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  1. I would have thought that the hollow section, being less stiff than the solid one would start whipping at a lower speed.... like for like on external diameter. I am sure the critical speed is related to the stiffness in some way.

  2. #22
    Quote Originally Posted by irving2008 View Post
    I am sure the critical speed is related to the stiffness in some way.
    That would seem logical since tensioning the screw sort of makes it stiffer, and also raises the critical speed.

  3. #23
    Critical speed is related to stiffness, but dynamic stiffness not static stiffness. The difference is the mass term. Nat freq is related to SQRT(k/m), so although the stiffness drops for a hollow section, the mass drops more. Therefore the frequency increases, as does the whirl speed.
    Building a CNC machine to make a better one since 2010 . . .
    MK1 (1st photo), MK2, MK3, MK4

  4. #24
    Cant help thinking of my ex-girlfriend now... One christmas she put on over 2 stone in weight... Then tried to startve herself slim but after a couple of days kept whining on about feeling hollow...

    Whether she was full, or hollow, there was definite sagging in the middle.. And it did take a huge amount more force to get her moving...!!

    All this interesting stuff about hollow lead screws aside, I think i had better check the real critical aspect to this.. Cost! Had originally thought of dual drive rack & pinion, which would have allowed less powerful motors (was looking at which is a mechmate european recommended motor), but the rack itself look expensive.. If anyone can point me to good sources for R&P, and I am assuming Zapp is as cheap as anyone on lead screws and ballnuts..?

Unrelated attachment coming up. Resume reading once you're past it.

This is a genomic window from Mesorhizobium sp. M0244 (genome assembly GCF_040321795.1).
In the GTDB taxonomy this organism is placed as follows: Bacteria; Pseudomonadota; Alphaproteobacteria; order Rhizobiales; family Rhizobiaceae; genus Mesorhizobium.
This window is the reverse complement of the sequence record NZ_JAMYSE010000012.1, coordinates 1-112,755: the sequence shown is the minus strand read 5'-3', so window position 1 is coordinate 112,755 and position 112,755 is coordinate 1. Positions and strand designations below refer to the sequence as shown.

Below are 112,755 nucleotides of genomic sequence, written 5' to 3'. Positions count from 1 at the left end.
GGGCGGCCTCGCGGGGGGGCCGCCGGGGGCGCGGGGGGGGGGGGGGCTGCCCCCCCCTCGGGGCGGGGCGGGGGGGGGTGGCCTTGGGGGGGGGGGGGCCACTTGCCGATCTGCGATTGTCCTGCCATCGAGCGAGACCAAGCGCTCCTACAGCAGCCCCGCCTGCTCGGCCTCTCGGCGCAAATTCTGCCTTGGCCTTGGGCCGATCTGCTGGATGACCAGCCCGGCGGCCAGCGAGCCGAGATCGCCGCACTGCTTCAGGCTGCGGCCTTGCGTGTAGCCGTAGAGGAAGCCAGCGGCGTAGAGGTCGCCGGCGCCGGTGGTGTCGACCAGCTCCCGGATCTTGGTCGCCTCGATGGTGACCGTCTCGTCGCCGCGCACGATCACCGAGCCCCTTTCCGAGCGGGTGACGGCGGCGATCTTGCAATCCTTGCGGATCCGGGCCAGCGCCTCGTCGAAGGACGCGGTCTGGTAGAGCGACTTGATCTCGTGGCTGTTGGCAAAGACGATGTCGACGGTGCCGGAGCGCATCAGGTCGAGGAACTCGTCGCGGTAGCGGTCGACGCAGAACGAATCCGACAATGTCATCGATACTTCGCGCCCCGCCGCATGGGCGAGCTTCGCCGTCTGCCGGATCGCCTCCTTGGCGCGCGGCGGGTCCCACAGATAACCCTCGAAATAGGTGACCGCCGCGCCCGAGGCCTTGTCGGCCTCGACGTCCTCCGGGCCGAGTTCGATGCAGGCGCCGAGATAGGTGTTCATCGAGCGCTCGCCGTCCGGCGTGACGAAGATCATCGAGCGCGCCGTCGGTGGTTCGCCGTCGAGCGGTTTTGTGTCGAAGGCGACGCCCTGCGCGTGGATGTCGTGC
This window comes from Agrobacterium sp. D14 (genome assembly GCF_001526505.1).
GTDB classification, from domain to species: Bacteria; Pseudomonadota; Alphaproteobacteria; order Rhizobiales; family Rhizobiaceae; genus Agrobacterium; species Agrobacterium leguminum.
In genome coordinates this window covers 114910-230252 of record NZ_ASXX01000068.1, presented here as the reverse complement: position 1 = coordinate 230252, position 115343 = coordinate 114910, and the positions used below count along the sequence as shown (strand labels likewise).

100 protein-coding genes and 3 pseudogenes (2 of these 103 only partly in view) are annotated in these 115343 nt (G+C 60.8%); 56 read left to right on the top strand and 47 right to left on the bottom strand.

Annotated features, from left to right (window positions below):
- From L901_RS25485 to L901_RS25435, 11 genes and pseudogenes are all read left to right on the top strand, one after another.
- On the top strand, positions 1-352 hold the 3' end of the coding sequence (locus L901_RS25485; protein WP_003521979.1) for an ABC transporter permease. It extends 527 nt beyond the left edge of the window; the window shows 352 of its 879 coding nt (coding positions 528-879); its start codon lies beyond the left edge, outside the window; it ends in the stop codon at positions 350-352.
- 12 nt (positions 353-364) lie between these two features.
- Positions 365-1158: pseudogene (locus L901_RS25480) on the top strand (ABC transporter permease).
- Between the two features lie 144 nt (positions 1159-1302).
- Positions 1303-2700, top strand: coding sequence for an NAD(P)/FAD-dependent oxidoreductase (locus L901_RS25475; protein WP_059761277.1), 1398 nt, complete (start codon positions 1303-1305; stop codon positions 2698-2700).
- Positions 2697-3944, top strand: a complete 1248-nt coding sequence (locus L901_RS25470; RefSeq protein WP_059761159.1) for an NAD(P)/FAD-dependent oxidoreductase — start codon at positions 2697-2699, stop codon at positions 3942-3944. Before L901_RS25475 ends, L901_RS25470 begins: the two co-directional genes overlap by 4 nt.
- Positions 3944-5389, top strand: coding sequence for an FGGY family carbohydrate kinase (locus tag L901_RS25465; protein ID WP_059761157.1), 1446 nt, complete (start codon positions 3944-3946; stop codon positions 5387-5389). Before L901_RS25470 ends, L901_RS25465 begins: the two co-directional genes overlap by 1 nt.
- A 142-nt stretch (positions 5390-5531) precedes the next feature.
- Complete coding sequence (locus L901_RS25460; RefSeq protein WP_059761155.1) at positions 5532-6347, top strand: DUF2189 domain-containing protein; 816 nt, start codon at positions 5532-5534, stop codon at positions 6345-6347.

Better get my calculator out and work out some prices..


  5. #25
    You could always consider chain drive...

    A chain and sprocket solution could work out very cheap to do.

  6. or belt drive?

  7. #27

    Am using a chain drive now, which works ok, but as this is my 3rd build I was looking to upgrade wherever I could.. Have a feeling that motors and electronic are going to be the biggest buy but those will be very dependent on the type of drive mechanism. One thing I will say about chain drive, get a good quality chain! I was shown the difference between a cheapo one (which I have) and a decent make and was very surprised at the accuracy difference.. 2nd thing is, keep them tucked away cause they attract dust like flies to poo..


  8. #28
    Why not use ballscrews on the X-axis, but spin the ballnut instead of the screw. I know it's a bit more work to set this up, but it removes the resonance issues and greatly reduces the rotating mass...

    I'm doing this on my router, just with threaded rod not ballscrews:

    Click image for larger version. 

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    One of those on each side of the gantry.

  9. #29
    Hi Jonathan..

    That looks well funky.. I would like to see the completed unit included how you attach the motor..


  10. #30
    I'm attaching the motor just to the side of the gantry on a sliding mount thingy....much like I have on the Y-axis (see by build log). I'll mill a slot in the gantry side for the belt to pass through. The outer rings of the tapered roller bearings will be held in some 20mm aluminium plate, with bolts between the plates to apply preload to the bearings.
    It'll be a while until I make that.

    Note how I've made the delrin (might use brass...) nut in 2 parts, squashed together to eliminate backlash. That's the theory anyway.

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